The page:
Reading The Diary of a Country Priest
By Thomas V. Mirus ( bio - articles - email ) | May 13, 2015 | In Reviews
I've just finished reading the classic Catholic novel The Diary of a Country Priest, written by Georges Bernanos in 1936. Bernanos's moving tale of the spiritual battles of a sickly young priest tending to a small French parish is so densely packed with wisdom that rather than trying to capture its brilliance in an essay, I'm going to present some of my favorite passages in a series of installments.
The quotes in the succeeding articles will be divided according to theme, but in this first one I will share those that didn't fall under any particular topic. Since the novel is in the form of a diary, any passages not in quotes are the protagonist's narration, while those in quotes are from conversations he relates, for which I will provide attribution.
- The usual notion of prayer is so absurd. How can those who know nothing about it, who pray little or not at all, dare speak so frivolously of prayer? A Carthusian, a Trappist will work for years to make of himself a man of prayer, and then any fool who comes along sets himself up as judge of this lifelong effort. If it were really what they suppose, a kind of chatter, the dialogue of a madman with his shadow, or even less—a vain and superstitious sort of petition to be given the good things of this world, how could innumerable people find until their dying day, I won't even say such great "comfort"—since they put no faith in the solace of the senses—but sheer, robust, vigorous, abundant joy in prayer? Oh, of course "suggestion," say the scientists. Certainly they can never have known old monks, wise, shrewd, unerring in judgement, and yet aglow with passionate insight, so very tender in their humanity. What miracle enables these semi-lunatics, these prisoners of their own dreams, these sleepwalkers, apparently to enter more deeply each day into the pain of others? An odd sort of dream, an unusual opiate which, far from turning him back into himself and isolating him from his fellows, unites the individual with mankind in the spirit of universal charity!
- Lust is a mysterious wound in the side of humanity; or rather at the very source of its life! To confound this lust in man with that desire which unites the sexes is like confusing a tumour with the very organ which it devours, a tumour whose very deformity horribly reproduces the shape. The world, helped by all the glamour of art, takes immense pains to hide away this shameful sore. It is as though with each new generation men feared a revolt of human dignity, a desperate revolt—the sheer refusal of still unsullied human beings. With what strange solicitude humanity keeps watch over its children, to soften in advance with enchanting images this degradation of first experience, an almost unavoidable mockery. And when, despite all this, the half-conscious plaint of flouted young human dignity, outraged by devils, is heard again, how quickly it can be smothered in laughter! What a cunning mixture of sentiment, pity, tenderness, irony surrounds adolescence, what knowing watchfulness! Young birds on their first flight are hardly so hovered around. And if the revulsion is too intense, if the precious child over whom angels still stand guard shudders with invincible disgust, what cajoling hands will offer him the basin of gold, chiselled by artists, jewelled by poets, while soft as the vast murmur of leaves and the splash of streams, the low-pitched orchestra of the world drowns the sound of his vomiting!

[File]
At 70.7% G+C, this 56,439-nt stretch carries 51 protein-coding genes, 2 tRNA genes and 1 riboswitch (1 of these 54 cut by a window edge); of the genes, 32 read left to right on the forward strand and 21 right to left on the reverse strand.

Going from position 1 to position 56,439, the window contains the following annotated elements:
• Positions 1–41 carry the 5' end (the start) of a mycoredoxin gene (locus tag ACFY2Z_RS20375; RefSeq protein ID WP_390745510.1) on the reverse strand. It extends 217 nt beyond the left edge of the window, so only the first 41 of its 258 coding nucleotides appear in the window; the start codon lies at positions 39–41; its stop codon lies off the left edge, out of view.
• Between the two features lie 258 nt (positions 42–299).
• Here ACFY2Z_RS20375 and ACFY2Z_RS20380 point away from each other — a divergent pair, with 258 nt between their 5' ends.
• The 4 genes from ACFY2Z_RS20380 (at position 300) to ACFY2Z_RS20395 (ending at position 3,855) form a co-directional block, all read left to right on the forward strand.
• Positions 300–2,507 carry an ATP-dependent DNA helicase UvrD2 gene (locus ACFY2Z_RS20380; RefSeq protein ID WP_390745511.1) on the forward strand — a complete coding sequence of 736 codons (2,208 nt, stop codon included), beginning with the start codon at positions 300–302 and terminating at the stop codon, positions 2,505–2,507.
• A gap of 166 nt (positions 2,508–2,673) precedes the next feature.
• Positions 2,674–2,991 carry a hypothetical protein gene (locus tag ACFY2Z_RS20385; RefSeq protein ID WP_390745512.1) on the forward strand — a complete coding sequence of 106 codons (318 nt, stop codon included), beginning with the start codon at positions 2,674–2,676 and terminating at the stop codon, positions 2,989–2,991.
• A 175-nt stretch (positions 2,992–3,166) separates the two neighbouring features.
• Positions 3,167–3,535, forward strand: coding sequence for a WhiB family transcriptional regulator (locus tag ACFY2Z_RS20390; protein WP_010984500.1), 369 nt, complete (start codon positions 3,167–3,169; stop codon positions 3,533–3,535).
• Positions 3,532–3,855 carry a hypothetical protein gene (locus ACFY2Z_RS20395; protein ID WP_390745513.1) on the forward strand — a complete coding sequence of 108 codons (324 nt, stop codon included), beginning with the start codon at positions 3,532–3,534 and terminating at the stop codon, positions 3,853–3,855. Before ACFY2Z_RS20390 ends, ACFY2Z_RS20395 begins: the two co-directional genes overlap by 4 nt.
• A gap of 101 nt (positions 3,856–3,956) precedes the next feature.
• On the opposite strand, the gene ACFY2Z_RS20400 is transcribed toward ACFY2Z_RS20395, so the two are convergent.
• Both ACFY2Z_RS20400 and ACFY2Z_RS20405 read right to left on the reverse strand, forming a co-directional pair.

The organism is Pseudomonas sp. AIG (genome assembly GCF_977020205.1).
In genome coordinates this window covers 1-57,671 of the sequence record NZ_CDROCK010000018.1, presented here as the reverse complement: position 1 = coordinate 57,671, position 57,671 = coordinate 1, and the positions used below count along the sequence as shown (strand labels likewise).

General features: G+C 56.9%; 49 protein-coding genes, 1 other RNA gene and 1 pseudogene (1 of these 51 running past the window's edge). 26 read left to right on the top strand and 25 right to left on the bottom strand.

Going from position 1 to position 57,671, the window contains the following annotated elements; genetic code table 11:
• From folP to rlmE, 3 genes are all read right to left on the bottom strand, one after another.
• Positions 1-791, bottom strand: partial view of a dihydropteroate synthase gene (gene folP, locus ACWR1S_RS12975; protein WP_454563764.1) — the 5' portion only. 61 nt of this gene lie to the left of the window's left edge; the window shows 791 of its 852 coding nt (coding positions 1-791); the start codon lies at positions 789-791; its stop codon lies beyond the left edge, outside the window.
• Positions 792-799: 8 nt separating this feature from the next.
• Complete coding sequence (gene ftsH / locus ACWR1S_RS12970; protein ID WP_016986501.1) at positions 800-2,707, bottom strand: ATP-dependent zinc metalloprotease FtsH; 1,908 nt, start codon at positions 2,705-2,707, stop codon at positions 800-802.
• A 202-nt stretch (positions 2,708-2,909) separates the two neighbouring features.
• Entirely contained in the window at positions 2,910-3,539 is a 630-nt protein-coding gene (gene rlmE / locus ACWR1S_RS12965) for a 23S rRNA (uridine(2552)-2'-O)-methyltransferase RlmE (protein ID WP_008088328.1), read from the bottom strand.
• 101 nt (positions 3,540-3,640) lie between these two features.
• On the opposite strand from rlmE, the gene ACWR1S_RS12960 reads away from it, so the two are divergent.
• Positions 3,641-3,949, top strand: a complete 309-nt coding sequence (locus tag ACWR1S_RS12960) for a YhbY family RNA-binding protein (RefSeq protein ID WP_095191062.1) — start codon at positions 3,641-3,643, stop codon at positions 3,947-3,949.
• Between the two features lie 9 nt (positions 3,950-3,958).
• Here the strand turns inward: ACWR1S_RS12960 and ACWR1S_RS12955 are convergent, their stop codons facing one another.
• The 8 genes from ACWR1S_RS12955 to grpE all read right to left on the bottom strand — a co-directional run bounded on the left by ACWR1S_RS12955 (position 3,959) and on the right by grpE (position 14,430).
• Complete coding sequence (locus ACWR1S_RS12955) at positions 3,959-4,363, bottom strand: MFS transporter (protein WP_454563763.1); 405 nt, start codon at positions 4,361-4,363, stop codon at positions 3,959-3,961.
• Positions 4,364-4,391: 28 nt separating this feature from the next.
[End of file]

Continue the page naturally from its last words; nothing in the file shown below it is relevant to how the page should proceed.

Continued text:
- [Protagonist, speaking to a priest who has broken his vows to live with a woman, but claims intellectual motives for leaving the priesthood:] "If I ever had the misfortune to go back on the vows of my ordination, I would rather it were for the love of a woman than as a result of what you call 'intellectual evolution.'"
- [An atheist doctor:] "When I happen to come across an injustice walking alone and unprotected, and I find it about my own weight, not too strong or too weak for me, I jump on its back and twist its neck."
Next in series: Reading the Diary of a Country Priest: Stagnation
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Posted by: Randal Mandock -
Oct. 19, 2016 10:05 AM ET USA
"Catholics make poor conspirators because they worry too much about doing things right." As you know, there is sometimes a fine line between due diligence and scrupulosity. We must be on guard against the latter. If Pope Francis' denunciations were limited to scrupulosity and the like, then who could question his words? But unfortunately they are not. Regarding "moral tyrannicide," I suggest prudence. There must be adequate space for our mercy to mirror God's. About a new political party, ditto.